A.J. Dillon, a 4-star running back from Lawrence Academy in Groton, Massachusetts, announced on Twitter that he was committing to Michigan on Monday:
AJ Dillon @ajdillon7
I am truly blessed to say I have verbally committed to THE University of Michigan! #GoBlue https://t.co/JtEHc3DLym2016-3-28 14:00:01
Dillon is considered the top player from the state of Massachusetts, the No. 19 running back in the country and the No. 248 prospect overall, according to 247Sports.
Dillon's commitment was the seventh for Michigan in the 2017 class, per Alex Gleitman of 247Sports. He's the second running back in that class, joining 3-star Georgia prospect Kurt Taylor, according to
"After my Michigan visit, I felt like my life after football would be set up with the connections and education I would get there," Dillon told Gleitman. "To tie in with that, you add the aspect of world-class facilities and an amazing football program filled with great players and a great staff."
Dillon has been dominant in the past two seasons, rushing for 3,255 yards and 47 touchdowns. At 6'1" and 230 pounds, he's a physical back but one who combines his downhill running style with solid athleticism.
Brian Dohn of Scout.com offered the following scouting report on the talented recruit:
Dillon is a rugged, tough, between-the-tackles runner who is difficult to bring down on first contact. He is thick and strong in the lower body, and tackles often bounce off of him. He has good vision and quick feet. He is able to make subtle moves and change direction in short space. He is best moving up the field and is a downhill runner. He secures the football well and he can break tackles. He does not have breakaway speed, but that does not matter. His ability to find the hole and get through it, and to run in traffic, stand out.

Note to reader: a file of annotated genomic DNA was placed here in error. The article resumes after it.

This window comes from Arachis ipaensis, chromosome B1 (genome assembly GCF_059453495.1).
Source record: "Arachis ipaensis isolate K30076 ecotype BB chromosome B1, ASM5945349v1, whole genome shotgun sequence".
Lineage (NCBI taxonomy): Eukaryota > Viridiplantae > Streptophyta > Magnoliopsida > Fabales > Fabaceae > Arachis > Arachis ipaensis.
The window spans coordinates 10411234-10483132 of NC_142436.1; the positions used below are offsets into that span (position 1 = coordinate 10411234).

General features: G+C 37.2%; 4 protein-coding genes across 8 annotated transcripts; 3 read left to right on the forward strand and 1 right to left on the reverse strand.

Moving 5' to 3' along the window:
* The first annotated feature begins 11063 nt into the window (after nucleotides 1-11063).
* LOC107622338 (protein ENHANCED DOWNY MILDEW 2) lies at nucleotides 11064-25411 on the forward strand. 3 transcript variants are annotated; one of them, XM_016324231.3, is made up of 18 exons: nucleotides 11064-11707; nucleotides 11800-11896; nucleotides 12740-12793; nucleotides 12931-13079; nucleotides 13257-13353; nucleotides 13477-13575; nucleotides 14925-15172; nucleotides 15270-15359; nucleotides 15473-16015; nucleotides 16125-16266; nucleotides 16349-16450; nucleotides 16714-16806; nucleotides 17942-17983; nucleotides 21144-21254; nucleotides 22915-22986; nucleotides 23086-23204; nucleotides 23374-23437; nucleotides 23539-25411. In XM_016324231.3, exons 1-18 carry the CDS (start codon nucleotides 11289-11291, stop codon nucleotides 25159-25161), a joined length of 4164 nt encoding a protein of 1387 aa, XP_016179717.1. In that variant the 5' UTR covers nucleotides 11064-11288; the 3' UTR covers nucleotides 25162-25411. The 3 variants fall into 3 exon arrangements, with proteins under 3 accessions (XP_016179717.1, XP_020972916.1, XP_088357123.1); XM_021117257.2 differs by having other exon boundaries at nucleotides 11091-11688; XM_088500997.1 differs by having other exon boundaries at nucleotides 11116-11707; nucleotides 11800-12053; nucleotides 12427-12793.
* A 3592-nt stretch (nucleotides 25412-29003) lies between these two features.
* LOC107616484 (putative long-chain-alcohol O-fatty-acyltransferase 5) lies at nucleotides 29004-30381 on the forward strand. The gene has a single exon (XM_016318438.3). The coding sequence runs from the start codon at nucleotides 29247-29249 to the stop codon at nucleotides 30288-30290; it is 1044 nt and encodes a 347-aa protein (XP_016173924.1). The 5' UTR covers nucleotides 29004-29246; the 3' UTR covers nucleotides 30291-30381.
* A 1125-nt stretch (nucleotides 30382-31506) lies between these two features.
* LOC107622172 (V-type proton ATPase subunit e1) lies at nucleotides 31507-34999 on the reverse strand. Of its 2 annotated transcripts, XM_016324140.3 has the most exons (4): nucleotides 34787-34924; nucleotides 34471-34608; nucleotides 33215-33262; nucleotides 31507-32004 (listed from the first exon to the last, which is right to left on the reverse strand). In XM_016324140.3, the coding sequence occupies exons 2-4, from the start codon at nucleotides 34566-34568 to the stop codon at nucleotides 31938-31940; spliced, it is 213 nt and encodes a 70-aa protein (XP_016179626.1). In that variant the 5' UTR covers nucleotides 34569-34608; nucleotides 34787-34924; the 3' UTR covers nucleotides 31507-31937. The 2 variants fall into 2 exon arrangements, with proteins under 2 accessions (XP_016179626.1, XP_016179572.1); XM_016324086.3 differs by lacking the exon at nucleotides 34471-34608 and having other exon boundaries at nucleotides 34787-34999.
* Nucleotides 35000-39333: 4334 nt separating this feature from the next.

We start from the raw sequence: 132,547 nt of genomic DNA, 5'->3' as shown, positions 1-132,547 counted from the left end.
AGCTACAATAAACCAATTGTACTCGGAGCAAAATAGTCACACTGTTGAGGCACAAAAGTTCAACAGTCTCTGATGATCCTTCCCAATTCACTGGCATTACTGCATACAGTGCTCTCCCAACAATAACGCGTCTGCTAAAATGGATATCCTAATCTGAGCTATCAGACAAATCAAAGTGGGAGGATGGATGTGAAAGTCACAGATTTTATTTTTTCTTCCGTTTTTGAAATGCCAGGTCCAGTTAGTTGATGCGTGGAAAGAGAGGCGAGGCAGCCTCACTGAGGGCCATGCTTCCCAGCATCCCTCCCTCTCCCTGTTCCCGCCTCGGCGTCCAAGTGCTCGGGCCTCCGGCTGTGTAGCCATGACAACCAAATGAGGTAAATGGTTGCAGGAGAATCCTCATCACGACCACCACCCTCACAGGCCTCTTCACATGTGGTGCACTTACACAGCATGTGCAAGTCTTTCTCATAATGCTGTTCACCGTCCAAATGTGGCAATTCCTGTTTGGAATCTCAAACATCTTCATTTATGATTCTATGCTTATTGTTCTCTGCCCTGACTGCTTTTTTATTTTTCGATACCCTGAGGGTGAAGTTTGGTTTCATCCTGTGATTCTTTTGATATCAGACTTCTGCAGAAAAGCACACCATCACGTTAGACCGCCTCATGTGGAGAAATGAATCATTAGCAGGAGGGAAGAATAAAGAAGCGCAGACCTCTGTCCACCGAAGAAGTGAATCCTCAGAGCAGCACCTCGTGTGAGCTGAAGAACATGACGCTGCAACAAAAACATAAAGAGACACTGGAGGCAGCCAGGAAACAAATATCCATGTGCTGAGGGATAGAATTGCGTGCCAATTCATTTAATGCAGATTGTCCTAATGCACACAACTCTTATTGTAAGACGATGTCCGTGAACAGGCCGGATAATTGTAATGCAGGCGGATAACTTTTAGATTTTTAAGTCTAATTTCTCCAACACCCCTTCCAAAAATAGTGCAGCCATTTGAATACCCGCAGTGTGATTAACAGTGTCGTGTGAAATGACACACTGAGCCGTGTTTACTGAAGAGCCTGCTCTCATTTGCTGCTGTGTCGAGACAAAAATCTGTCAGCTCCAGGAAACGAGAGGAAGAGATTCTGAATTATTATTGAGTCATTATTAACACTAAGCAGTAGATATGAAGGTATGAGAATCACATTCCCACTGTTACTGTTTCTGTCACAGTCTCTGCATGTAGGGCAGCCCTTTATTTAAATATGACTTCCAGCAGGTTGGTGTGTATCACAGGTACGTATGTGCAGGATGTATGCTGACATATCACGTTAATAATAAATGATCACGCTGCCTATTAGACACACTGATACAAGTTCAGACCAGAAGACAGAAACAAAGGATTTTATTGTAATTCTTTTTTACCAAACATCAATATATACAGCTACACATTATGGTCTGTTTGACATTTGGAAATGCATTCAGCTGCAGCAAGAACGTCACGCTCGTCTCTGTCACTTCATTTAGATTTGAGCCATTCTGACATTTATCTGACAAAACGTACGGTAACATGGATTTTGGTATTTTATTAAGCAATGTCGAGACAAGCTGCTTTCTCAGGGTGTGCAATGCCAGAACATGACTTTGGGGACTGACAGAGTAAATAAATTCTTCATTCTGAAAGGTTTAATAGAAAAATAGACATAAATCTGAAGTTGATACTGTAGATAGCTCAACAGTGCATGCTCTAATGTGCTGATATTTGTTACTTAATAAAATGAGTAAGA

That bruising, downhill running style will make him a perfect fit for head coach Jim Harbaugh's power-run attack. Harbaugh's teams traditionally are built around strong running games and excellent defenses, generally with a focus on controlling the line of scrimmage on both sides of the ball.
Dillon also thrived at linebacker in high school, but Michigan plans to use him as a running back, as Dillon revealed to Gleitman: "In the short term, I’m looking forward to that first touchdown in the Big House. In the long term, I’m just looking forward to getting that degree from Michigan and adding to the history of the program."
Recruit star ratings via 247Sports.
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